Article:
If you’ve had a narcissist in your life, then you’ll know they can be relatively easy to spot. They’re the ones with grandiose beliefs about themselves and their abilities, and lack empathy for others. They’re addicted to feeling special, and it’s everyone else’s job to adore them. They woo you and charm you – and then drop you when you’re not mirroring back their wonderfulness. They can’t bear anyone not to think they’re amazing – and it would be intolerable for them if anyone saw through this false self they’ve constructed.
Yes, being around a narcissist can be hard work. But what about the opposite of a narcissist? Someone who shuns the limelight and far prefers staying in the shadows, serving rather than being served? The opposite polarity to narcissism has been described as echoism. But how easy is it to spot an echoist? Probably not easy, if they’re doing their best to avoid the limelight.
Echoism is not a psychiatrically diagnosable disorder, whereas narcissistic personality disorder is included in the psychiatrists’ manual DSM-5. However, echoism has recently become a popular term through psychologist Craig Malkin, who wrote the 2016 book Rethinking Narcissism. The concept of narcissism comes from the Greek myth, where Narcissus fell in love with his own reflection. In the same myth, Echo was a wood nymph deprived of her voice as a punishment and forced to repeat the words of others (echoing them). Echo fell in love with Narcissus, but this wasn’t reciprocated (as is often the case in relationship with a narcissist). Malkin developed the concept of echoism as someone who is voiceless, and only exists to echo others.
Some qualities, traits and behaviours of an echoist…
- A fear of being special, or of standing out in any way (so, the opposite of narcissism). If the narcissist is in the spotlight, then you’re in the shadow, or holding the spotlight so it shines more brightly on the narcissist.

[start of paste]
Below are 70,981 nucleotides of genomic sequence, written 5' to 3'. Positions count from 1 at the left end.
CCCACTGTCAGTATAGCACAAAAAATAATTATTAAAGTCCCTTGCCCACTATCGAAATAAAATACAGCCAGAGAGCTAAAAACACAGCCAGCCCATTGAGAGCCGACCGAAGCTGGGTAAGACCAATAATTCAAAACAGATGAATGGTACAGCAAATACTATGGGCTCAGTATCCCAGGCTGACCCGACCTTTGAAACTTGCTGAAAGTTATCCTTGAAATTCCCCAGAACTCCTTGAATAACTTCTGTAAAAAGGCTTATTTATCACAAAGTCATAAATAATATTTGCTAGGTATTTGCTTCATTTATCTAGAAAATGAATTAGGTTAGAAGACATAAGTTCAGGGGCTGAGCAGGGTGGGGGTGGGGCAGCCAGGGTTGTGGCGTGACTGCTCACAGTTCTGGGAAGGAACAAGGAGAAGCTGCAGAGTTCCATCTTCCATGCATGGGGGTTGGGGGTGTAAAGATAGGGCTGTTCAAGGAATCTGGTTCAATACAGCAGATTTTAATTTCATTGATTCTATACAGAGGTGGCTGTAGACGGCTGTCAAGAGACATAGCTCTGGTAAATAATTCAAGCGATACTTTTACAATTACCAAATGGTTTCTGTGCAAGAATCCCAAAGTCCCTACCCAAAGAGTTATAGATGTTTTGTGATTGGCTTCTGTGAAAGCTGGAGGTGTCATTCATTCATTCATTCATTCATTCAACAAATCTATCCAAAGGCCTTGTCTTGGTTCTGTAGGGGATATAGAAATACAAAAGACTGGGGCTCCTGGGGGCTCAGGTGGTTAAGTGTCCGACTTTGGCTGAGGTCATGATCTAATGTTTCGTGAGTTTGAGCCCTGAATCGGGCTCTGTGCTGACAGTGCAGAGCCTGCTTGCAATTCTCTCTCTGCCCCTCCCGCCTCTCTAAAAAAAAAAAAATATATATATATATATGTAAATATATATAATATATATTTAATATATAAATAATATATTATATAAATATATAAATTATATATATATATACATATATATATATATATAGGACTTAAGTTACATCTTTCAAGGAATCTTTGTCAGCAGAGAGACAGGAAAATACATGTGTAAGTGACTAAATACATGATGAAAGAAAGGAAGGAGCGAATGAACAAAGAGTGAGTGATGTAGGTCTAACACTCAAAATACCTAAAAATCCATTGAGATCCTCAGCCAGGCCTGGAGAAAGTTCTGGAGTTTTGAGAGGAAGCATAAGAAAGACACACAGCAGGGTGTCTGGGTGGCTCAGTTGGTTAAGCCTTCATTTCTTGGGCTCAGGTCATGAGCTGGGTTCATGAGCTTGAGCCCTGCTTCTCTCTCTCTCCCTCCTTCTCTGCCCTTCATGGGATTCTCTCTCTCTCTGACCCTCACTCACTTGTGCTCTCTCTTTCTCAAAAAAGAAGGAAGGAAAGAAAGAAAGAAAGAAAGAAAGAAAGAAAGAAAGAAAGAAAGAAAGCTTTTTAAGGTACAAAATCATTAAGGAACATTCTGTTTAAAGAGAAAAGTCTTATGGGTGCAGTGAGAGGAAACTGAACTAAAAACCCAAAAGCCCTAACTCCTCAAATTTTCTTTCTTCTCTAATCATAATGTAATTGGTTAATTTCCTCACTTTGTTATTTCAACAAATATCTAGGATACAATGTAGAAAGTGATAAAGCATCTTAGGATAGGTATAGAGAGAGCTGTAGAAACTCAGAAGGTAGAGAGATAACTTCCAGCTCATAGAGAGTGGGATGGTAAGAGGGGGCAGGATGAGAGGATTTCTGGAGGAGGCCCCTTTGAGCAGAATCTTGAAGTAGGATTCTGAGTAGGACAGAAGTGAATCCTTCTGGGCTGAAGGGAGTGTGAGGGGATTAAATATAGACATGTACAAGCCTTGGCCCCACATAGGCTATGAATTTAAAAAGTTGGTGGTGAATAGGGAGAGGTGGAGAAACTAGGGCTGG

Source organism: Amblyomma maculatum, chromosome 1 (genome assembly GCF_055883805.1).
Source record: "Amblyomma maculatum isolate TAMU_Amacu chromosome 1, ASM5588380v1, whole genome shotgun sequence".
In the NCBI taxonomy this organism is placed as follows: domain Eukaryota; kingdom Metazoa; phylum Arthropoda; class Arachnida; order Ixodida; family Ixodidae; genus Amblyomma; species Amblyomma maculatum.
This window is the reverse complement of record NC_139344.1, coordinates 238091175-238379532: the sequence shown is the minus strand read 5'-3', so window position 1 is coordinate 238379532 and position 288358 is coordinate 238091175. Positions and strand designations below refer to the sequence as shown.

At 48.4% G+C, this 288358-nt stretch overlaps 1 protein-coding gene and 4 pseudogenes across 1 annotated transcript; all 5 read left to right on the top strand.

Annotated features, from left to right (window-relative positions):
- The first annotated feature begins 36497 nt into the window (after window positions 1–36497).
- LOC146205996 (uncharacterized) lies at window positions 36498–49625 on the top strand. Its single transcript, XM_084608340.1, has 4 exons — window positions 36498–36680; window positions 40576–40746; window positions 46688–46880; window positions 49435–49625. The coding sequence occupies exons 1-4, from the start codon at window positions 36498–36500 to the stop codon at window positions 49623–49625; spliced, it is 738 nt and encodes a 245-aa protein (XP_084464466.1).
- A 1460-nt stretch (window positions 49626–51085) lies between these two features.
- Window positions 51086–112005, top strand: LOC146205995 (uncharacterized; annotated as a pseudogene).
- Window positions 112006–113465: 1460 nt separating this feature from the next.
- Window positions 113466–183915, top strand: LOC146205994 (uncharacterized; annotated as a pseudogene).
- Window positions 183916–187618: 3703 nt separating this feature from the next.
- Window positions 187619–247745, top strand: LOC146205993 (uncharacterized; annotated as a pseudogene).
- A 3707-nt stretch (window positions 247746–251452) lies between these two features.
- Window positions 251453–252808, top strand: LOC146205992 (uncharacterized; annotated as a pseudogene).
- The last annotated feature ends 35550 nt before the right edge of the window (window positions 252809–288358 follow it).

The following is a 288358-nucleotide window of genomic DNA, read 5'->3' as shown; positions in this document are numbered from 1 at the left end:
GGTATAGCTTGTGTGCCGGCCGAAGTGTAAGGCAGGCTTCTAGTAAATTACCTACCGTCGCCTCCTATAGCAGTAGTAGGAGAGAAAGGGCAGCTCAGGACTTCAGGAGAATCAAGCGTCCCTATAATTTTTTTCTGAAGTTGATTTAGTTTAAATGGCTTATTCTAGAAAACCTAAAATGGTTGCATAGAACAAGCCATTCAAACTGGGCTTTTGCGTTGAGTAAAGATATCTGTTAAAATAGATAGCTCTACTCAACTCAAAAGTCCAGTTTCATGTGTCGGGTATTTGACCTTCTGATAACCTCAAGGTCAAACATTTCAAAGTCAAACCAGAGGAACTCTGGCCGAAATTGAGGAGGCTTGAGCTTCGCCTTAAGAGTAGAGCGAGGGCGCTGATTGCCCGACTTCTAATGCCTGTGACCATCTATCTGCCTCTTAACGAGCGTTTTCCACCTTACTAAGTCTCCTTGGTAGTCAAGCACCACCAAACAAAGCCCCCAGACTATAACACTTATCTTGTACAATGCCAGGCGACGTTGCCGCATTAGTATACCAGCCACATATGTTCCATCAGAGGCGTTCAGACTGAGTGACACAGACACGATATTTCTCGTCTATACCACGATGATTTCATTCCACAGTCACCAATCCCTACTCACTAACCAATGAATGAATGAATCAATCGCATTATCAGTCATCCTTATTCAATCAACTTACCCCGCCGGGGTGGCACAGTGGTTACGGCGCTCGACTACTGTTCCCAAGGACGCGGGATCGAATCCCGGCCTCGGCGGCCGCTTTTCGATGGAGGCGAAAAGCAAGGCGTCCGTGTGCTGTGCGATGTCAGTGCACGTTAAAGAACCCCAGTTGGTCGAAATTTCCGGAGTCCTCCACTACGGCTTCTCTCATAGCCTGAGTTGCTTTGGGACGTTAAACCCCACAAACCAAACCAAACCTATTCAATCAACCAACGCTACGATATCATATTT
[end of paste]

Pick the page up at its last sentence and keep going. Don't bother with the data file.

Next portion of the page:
- Focusing on the needs of others rather than fulfilling your own needs. That may involve giving up your own voice so that the person you love can express their thoughts and opinions – and their words become yours too.
- You prioritise your relationships over yourself and will make self-sacrifices in order to maintain those relationships. In short, you lose yourself for others.
- You’re probably more sensitive and empathic than others – perhaps by having to tune into parents’ needs as a child. But you’ve learned that your gift of empathy has to be used to attune to others, rather than for attending to your own self-care.
- You won’t ask for help, as you expect it not to be given. If narcissists are your prime relationships, then you may have trained yourself not to have needs. It would be too distressing to have a need and not have it met than not to have a need at all.
- You were told as a child not to get too big for your boots, and you still take that literally as an adult.
- Hating compliments. It can be excruciating to receive them as you don’t know what to do with them.
- You don’t have opinions on things, and don’t like being asked your preferences.
- You don’t want to be a burden on people. Your core belief is that if you have needs then you may lose the person you’re in relationship with.
- You don’t feel entitled to pleasure, even sexually, and may have difficulty expressing your needs in the bedroom.
- If something goes wrong in a relationship you immediately blame yourself (whereas a narcissist would probably blame you).
Becoming an echoist may have been a coping strategy during a childhood that required you to lose your own voice to survive. One or both of your parents may have required you to be seen and not heard – and this requirement may have become part of your identity growing up. However, if you’re not happy just echoing the words of others, and endorsing other people’s opinions, then therapy may be a route towards finding your voice. Being in a non-toxic relationship where your opinions and thoughts are heard and received may be unusual and uncomfortable for you. But, over time, you may just start to have opinions, thoughts and behaviours of your very own.
If you’d like professional support in coming out of your shell and experiencing finding your voice, then get in touch with us at The Awareness Centre. We have a team of counsellors, psychotherapists and psychologists offering sessions seven days a week from our centres in Clapham and Tooting. Email us on firstname.lastname@example.org or call 020 8673 4545 for an initial discussion and to book your first appointment.